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Individual Roles in Project Oriented Collaborative Problem Solving

written by: Bart Gerardi • edited by: Ginny Edwards • updated: 11/30/2010

One method to collaborative problem solving in a project environment is to give the participants different roles, and different points of focus. It is often easier to participate when you know what your role is, and conversations towards problem solving are more productive.

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    Project Oriented Collaborative Problem Solving


    When in a project or team setting, you are often faced with a collaborative problem solving challenge. There is lots of research into how groups discuss solutions, and how they come to conclusions. Sometimes, the project team can come to the wrong conclusion because the people with the best idea, or more accurate information, don’t come forward or have their ideas overwhelmed by stronger voices in the room. This phenomenon is sometimes known as “groupthink."

    One way to overcome this kind of collaboration issue is to assign individual roles to each of the members of the project team. Doing so not only gives all the voices permission to speak up, it actually makes it their responsibility and their obligation to do so. Additionally, it lets the team members focus their thinking on a specific point of view, or a specific angle on the problem at hand. This can often lead to a better outcome.

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    Individual Roles

    When we talk about Individual Roles in Collaborate Problem Solving, realize that there are many roles that are important in a meeting that aren’t included here. Roles like notekeeper, timekeeper, etc., are all vital to a well run meeting. But it’s not those kinds of roles we are referring to here. Let me list out the five roles that generally exist in every problem solving challenge.

    • Facts & Info – This person’s job is to know and understand the facts and information about the problem. This is usually the only person in the room allowed to have a laptop. When facts, figures, numbers or clarifications are needed, this is the person responsible for verifying them. Often, this person isn’t totally engaged in crafting solutions, but they must be fully engaged in the conversation, to make sure that decisions aren’t being made using faulty data.
    • Pessimist – Also called Devil’s Advocate, or other such terms. This person’s role is to challenge the ideas and evidence that are wishful thinking, and to press on ideas that require lots of things going right. Often, this person comes up with worst-case scenarios, but more importantly, they come up with scenarios that are likely. Things like, “What if the bank won’t give us funding?" Or “What if we can’t get that building permit?" It doesn’t have to be “what if lightning strikes us?" But having someone in the room who is responsible for the individual role of the realist is important.
    • Optimist – However, every collaborative problem solving team also needs someone who looks on the bright side. Sometimes, things do work out as planned. The bank does fund you, or you are in violation of some regulation. Just as important as being prepared for the worst, you also need to be prepared for the best. The hidden cost in many project teams is a failure to be ready to capitalize on success. It’s possible that by preventing a million dollar loss, you also prevented yourself from taking advantage of a ten million dollar gain. The optimist should be thinking about solutions and ideas that make sense when things do go right.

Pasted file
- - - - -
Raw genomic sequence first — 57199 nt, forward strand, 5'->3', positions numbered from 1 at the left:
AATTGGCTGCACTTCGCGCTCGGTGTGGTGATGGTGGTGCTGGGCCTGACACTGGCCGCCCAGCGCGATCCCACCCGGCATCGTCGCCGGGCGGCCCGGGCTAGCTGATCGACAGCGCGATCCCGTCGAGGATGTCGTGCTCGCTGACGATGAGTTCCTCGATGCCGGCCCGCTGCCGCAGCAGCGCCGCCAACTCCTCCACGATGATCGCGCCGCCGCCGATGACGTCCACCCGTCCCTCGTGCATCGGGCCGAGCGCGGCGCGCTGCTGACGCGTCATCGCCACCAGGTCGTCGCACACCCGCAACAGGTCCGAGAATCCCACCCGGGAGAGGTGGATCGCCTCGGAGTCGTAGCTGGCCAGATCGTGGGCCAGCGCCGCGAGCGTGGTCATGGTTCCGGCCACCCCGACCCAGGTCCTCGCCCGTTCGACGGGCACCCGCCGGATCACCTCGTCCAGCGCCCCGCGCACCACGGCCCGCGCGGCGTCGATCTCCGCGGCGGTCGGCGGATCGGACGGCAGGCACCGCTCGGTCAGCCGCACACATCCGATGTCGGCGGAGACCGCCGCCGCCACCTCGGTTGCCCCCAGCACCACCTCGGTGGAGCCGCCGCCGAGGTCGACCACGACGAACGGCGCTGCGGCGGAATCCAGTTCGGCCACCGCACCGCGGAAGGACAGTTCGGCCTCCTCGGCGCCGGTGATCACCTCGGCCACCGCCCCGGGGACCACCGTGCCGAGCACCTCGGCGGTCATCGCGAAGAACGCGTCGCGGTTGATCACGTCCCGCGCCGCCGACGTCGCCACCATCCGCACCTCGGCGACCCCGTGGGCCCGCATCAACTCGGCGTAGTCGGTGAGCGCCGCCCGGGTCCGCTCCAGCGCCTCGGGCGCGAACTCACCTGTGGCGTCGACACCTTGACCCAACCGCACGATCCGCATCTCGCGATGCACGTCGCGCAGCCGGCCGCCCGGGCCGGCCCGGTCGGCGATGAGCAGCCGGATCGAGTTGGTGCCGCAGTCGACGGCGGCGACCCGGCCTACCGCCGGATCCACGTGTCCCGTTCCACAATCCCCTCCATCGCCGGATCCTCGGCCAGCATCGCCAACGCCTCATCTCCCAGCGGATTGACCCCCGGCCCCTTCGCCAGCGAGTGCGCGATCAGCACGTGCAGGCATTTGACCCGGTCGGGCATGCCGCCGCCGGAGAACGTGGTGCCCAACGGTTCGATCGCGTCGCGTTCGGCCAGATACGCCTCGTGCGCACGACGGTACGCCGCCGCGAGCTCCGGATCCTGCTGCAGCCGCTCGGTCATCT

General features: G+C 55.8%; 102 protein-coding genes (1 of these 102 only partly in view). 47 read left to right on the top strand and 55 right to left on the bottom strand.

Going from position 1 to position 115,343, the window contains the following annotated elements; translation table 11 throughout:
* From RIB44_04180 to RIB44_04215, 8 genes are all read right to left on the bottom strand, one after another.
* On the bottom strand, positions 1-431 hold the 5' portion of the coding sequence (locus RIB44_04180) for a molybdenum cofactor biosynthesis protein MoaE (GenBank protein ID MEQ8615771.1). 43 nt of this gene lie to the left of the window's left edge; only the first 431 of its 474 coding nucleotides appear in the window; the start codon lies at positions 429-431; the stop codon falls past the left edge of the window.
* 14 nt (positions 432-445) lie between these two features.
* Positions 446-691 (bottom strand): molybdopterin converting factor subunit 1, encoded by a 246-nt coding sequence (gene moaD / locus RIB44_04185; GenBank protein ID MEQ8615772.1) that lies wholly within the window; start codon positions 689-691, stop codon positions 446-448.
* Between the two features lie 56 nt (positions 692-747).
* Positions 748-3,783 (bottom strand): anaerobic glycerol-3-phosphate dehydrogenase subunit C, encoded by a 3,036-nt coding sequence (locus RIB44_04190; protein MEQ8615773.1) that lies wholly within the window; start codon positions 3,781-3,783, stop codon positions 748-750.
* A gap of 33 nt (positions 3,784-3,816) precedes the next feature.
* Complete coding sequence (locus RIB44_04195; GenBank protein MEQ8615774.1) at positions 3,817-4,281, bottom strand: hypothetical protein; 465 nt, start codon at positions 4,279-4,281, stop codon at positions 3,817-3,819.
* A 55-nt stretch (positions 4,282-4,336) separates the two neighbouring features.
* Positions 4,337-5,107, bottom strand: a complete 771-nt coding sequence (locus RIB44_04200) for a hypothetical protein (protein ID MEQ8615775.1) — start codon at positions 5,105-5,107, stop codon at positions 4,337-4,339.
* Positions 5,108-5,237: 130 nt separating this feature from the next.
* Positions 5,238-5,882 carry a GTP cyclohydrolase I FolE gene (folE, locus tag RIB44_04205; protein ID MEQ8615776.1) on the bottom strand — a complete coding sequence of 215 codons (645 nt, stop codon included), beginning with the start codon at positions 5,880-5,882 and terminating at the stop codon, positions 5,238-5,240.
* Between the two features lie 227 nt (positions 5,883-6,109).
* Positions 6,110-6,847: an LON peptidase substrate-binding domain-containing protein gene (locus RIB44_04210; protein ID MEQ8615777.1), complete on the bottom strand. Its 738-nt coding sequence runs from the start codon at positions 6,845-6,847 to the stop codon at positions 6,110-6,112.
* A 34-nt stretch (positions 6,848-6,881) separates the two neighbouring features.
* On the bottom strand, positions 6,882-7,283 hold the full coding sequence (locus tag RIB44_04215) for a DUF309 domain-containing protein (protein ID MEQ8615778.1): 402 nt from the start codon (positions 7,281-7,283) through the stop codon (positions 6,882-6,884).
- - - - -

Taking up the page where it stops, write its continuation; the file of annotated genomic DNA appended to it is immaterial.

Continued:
• Creativity – This individual role takes some skill, because creative thinking doesn’t come naturally to everyone. But it can be a fun one to play, if you enjoy it. Often in meetings, someone has a crazy idea that isn’t realistic, but would help spur other thoughts. However, people don’t want to seem crazy, or silly, or out of their minds. “What if instead of needing a permit, we build 100 feet off the ground, above that supermarket?" “How about a bake sale, instead of going to the bank?" More often than not, these ideas are unworkable. But just as often, they put ideas in other people’s minds, which can lead to a higher quality solution.
    • Facilitator – And finally the the importance of a facilitator. In this kind of collaborative problem solving exercise, the facilitator not only has to keep the meeting flowing, the agenda items on target, and keep track of time, but they also need to facilitate the roles and responsibilities, as well. There will be times when the optimist starts talking negatively. Or the fact checker forgets that it’s her job to check the numbers. In addition to facilitating the problem solving session, the facilitator also must keep everyone in their individual role.
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    Other Roles in Problem Solving

    Of course, these aren’t all the possible individual roles, there are plenty more. To collaboratively solve your problem, you may need someone to represent the customer, or the compliance officer, or the employees. If you have a big team, perhaps you want to have more than one person in each role. Halfway through the discussion, you may even want to swap up roles, to get even more thoughts on the table. All of this is fine; the point of the exercise is two-fold. First, making sure that everyone who has a thought knows that only can they speak what’s on their mind, but that they must. And second, if you attempt to solve a problem from every angle, you will wind up with a subpar solution. Focusing people’s efforts on one point of view a time will help focus the thinking, and lead to a better result.

    Image credit: Jordi berenguer,